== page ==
In early 2010 exercise-induced collapse was positively identified in the breed by the University of Minnesota's Veterinary Diagnostics Laboratory. In 2013, the Boykin Spaniel Foundation in conjunction with Cornell University's Optigen laboratory did a random sampling of 180+ adult Boykin spaniels for Collie Eye Anomaly, an inherited disease of the eye which causes malformation of eye components and impaired vision, including partial-to-full blindness. A year later, the Boykin Spaniel Foundation did another 180-dog random sample for Degenerative Myelopathy, another inheritable disease which causes adult dogs to develop gradual, fatal deterioration of the spinal cord and results in death when the afflicted dogs are middle age. DNA testing of these three autosomal recessive diseases can absolutely identify genetic carriers (one copy of the gene) and at-risk (2 copies of the gene) individuals.

Before being used for breeding dogs should be tested for hips, hereditary eye disease, and heart/cardiac (specifically pulmonary stenosis), hereditary patella luxation, and hereditary exercise-induced collapse, DM and CEA. Eye examinations should be done annually.


The Boykin Spaniel is a friendly, social dog that is considered a good family pet.[7] It is easily trained and eager to work. It is good with, and extremely stable around children and other dogs. They can sometimes be described as energetic with great endurance. They are extremely adaptable to different environments as long as they are given ample opportunity for social interaction and plenty of time to burn off excess energy reserves. They are not easily angered and tend to be eager to please and friendly, but they love attention.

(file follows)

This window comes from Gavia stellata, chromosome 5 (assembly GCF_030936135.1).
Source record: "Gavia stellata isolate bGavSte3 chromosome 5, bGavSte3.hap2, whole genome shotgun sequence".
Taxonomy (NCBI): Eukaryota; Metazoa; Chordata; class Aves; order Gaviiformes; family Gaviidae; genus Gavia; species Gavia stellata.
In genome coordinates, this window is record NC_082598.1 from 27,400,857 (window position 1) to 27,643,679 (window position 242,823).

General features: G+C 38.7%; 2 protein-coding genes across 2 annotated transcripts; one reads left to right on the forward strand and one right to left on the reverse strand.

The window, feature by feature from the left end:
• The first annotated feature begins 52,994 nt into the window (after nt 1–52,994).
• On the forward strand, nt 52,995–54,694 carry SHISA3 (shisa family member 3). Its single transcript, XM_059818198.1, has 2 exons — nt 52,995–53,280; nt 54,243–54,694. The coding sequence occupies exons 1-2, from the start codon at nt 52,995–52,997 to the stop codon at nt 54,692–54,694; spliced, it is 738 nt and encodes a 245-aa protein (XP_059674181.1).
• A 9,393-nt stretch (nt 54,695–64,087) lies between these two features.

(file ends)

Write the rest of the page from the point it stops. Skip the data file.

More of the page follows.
Activity Requirements

The Boykin Spaniel is a working dog and needs a lot of daily exercise, including a long, brisk daily walk, where the dog is heeling beside or behind you; never in front, as in a dog’s mind, pack leader goes first. They have a high drive and are very willing. This is an intensely energetic dog that needs adequate exercise and a “job” to do daily to burn off energy and exercise its very nimble mind. They will find ways to entertain themselves if not provided by their owner and can be very destructive when bored or when their primal instinct to walk has not been fulfilled.


The Boykin Spaniel has a very obedient nature and are very intelligent, which makes them quite easy to train. They do still require a consistent pack master, as any breed does. It is imperative that when walking your Boykin Spaniel, that they are made to heel beside you. If the dog is allowed to lead the walk, they will likely believe themselves to be in charge.

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Behavioral Traits

The breed’s hallmark is a beautiful solid-brown coat. Colors range from a rich liver to a luscious chocolate. The large, feathery ears hang close to the cheeks, setting off an expression of soulful intelligence. Bred to work in the lakes and swamps of their native South Carolina, web-toed Boykins can swim like seals. For years, Boykins were known only to hunters of Carolina waterfowl and wild turkey. But lately, the wider world has discovered that the Boykin is as delightful at home as he is eager at the lake. “They are very, very sweet dogs to have around the family,” a longtime owner says, “but an absolute tiger in the field.”


The Boykin’s medium-length, wavy coat requires only minimal maintenance. A weekly brushing will help to remove dirt and loose hair and keep him looking his best, and an occasional bath will help to keep him clean-smelling. As with all breeds, the nails should be trimmed regularly, as overly long nails can cause discomfort and problems walking and running.